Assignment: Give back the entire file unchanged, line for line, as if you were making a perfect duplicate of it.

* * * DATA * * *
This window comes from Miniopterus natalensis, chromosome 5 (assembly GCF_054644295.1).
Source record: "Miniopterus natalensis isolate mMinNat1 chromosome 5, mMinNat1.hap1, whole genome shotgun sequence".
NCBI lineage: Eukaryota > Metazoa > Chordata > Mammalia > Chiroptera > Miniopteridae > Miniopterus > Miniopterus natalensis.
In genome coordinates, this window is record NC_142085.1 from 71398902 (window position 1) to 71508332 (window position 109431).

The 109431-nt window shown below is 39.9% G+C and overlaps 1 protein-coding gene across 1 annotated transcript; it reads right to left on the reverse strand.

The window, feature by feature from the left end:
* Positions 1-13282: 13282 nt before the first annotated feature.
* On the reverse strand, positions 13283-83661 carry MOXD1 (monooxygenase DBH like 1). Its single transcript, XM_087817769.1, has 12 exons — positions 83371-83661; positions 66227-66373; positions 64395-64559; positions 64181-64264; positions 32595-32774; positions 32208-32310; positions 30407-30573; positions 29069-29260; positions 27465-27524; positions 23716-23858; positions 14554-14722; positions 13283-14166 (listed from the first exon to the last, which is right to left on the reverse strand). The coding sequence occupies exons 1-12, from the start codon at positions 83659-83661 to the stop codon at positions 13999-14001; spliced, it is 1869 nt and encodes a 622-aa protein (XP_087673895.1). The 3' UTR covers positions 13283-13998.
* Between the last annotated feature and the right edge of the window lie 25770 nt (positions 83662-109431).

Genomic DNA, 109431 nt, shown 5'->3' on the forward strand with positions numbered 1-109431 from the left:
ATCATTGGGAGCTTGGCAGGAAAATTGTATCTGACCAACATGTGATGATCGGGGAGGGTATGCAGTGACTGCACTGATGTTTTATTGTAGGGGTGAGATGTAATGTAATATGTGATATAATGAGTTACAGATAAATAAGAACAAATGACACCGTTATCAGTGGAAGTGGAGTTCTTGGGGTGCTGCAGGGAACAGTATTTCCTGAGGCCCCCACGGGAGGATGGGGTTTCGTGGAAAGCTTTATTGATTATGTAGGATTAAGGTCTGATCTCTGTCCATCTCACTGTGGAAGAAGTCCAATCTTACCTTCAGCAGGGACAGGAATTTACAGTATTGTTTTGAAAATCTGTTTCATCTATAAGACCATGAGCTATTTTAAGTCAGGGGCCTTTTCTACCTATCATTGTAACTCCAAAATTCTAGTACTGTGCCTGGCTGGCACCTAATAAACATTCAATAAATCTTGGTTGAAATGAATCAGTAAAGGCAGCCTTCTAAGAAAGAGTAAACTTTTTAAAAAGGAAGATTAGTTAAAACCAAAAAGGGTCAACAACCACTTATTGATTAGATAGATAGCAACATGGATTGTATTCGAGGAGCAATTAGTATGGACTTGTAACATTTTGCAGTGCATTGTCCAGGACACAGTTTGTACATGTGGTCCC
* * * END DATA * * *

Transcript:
This window comes from Miniopterus natalensis, chromosome 5 (assembly GCF_054644295.1).
Source record: "Miniopterus natalensis isolate mMinNat1 chromosome 5, mMinNat1.hap1, whole genome shotgun sequence".
NCBI lineage: Eukaryota > Metazoa > Chordata > Mammalia > Chiroptera > Miniopteridae > Miniopterus > Miniopterus natalensis.
In genome coordinates, this window is record NC_142085.1 from 71398902 (window position 1) to 71508332 (window position 109431).

The 109431-nt window shown below is 39.9% G+C and overlaps 1 protein-coding gene across 1 annotated transcript; it reads right to left on the reverse strand.

The window, feature by feature from the left end:
* Positions 1-13282: 13282 nt before the first annotated feature.
* On the reverse strand, positions 13283-83661 carry MOXD1 (monooxygenase DBH like 1). Its single transcript, XM_087817769.1, has 12 exons — positions 83371-83661; positions 66227-66373; positions 64395-64559; positions 64181-64264; positions 32595-32774; positions 32208-32310; positions 30407-30573; positions 29069-29260; positions 27465-27524; positions 23716-23858; positions 14554-14722; positions 13283-14166 (listed from the first exon to the last, which is right to left on the reverse strand). The coding sequence occupies exons 1-12, from the start codon at positions 83659-83661 to the stop codon at positions 13999-14001; spliced, it is 1869 nt and encodes a 622-aa protein (XP_087673895.1). The 3' UTR covers positions 13283-13998.
* Between the last annotated feature and the right edge of the window lie 25770 nt (positions 83662-109431).

Genomic DNA, 109431 nt, shown 5'->3' on the forward strand with positions numbered 1-109431 from the left:
ATCATTGGGAGCTTGGCAGGAAAATTGTATCTGACCAACATGTGATGATCGGGGAGGGTATGCAGTGACTGCACTGATGTTTTATTGTAGGGGTGAGATGTAATGTAATATGTGATATAATGAGTTACAGATAAATAAGAACAAATGACACCGTTATCAGTGGAAGTGGAGTTCTTGGGGTGCTGCAGGGAACAGTATTTCCTGAGGCCCCCACGGGAGGATGGGGTTTCGTGGAAAGCTTTATTGATTATGTAGGATTAAGGTCTGATCTCTGTCCATCTCACTGTGGAAGAAGTCCAATCTTACCTTCAGCAGGGACAGGAATTTACAGTATTGTTTTGAAAATCTGTTTCATCTATAAGACCATGAGCTATTTTAAGTCAGGGGCCTTTTCTACCTATCATTGTAACTCCAAAATTCTAGTACTGTGCCTGGCTGGCACCTAATAAACATTCAATAAATCTTGGTTGAAATGAATCAGTAAAGGCAGCCTTCTAAGAAAGAGTAAACTTTTTAAAAAGGAAGATTAGTTAAAACCAAAAAGGGTCAACAACCACTTATTGATTAGATAGATAGCAACATGGATTGTATTCGAGGAGCAATTAGTATGGACTTGTAACATTTTGCAGTGCATTGTCCAGGACACAGTTTGTACATGTGGTCCC